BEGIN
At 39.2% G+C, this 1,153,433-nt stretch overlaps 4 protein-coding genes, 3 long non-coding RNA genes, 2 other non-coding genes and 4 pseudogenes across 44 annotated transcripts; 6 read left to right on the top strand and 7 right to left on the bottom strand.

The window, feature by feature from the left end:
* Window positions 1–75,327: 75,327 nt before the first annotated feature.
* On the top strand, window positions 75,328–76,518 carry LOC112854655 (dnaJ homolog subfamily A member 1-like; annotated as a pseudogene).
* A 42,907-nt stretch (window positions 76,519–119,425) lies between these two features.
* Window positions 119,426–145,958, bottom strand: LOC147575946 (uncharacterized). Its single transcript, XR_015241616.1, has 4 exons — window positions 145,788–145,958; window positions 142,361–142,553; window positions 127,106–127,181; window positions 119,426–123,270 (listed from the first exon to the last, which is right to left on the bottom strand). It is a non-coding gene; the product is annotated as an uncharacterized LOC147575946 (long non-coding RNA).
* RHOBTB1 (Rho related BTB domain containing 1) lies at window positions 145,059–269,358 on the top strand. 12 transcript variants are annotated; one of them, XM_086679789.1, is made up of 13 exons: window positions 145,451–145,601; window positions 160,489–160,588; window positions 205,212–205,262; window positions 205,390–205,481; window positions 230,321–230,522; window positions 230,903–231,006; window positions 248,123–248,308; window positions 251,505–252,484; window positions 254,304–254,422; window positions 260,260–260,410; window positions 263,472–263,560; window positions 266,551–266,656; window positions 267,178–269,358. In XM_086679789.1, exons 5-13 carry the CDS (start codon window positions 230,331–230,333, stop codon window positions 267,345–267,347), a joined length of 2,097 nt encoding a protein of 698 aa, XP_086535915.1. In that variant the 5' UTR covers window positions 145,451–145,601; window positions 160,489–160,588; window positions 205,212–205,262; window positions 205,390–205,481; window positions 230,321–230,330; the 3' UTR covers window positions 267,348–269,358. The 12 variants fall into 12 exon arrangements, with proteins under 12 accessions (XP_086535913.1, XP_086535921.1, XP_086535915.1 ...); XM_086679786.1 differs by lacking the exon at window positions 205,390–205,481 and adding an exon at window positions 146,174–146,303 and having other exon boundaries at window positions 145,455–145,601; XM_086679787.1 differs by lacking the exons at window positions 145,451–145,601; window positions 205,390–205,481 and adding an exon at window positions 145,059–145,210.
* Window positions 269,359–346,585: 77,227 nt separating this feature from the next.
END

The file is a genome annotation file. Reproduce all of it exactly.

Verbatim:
At 39.2% G+C, this 1,153,433-nt stretch overlaps 4 protein-coding genes, 3 long non-coding RNA genes, 2 other non-coding genes and 4 pseudogenes across 44 annotated transcripts; 6 read left to right on the top strand and 7 right to left on the bottom strand.

The window, feature by feature from the left end:
* Window positions 1–75,327: 75,327 nt before the first annotated feature.
* On the top strand, window positions 75,328–76,518 carry LOC112854655 (dnaJ homolog subfamily A member 1-like; annotated as a pseudogene).
* A 42,907-nt stretch (window positions 76,519–119,425) lies between these two features.
* Window positions 119,426–145,958, bottom strand: LOC147575946 (uncharacterized). Its single transcript, XR_015241616.1, has 4 exons — window positions 145,788–145,958; window positions 142,361–142,553; window positions 127,106–127,181; window positions 119,426–123,270 (listed from the first exon to the last, which is right to left on the bottom strand). It is a non-coding gene; the product is annotated as an uncharacterized LOC147575946 (long non-coding RNA).
* RHOBTB1 (Rho related BTB domain containing 1) lies at window positions 145,059–269,358 on the top strand. 12 transcript variants are annotated; one of them, XM_086679789.1, is made up of 13 exons: window positions 145,451–145,601; window positions 160,489–160,588; window positions 205,212–205,262; window positions 205,390–205,481; window positions 230,321–230,522; window positions 230,903–231,006; window positions 248,123–248,308; window positions 251,505–252,484; window positions 254,304–254,422; window positions 260,260–260,410; window positions 263,472–263,560; window positions 266,551–266,656; window positions 267,178–269,358. In XM_086679789.1, exons 5-13 carry the CDS (start codon window positions 230,331–230,333, stop codon window positions 267,345–267,347), a joined length of 2,097 nt encoding a protein of 698 aa, XP_086535915.1. In that variant the 5' UTR covers window positions 145,451–145,601; window positions 160,489–160,588; window positions 205,212–205,262; window positions 205,390–205,481; window positions 230,321–230,330; the 3' UTR covers window positions 267,348–269,358. The 12 variants fall into 12 exon arrangements, with proteins under 12 accessions (XP_086535913.1, XP_086535921.1, XP_086535915.1 ...); XM_086679786.1 differs by lacking the exon at window positions 205,390–205,481 and adding an exon at window positions 146,174–146,303 and having other exon boundaries at window positions 145,455–145,601; XM_086679787.1 differs by lacking the exons at window positions 145,451–145,601; window positions 205,390–205,481 and adding an exon at window positions 145,059–145,210.
* Window positions 269,359–346,585: 77,227 nt separating this feature from the next.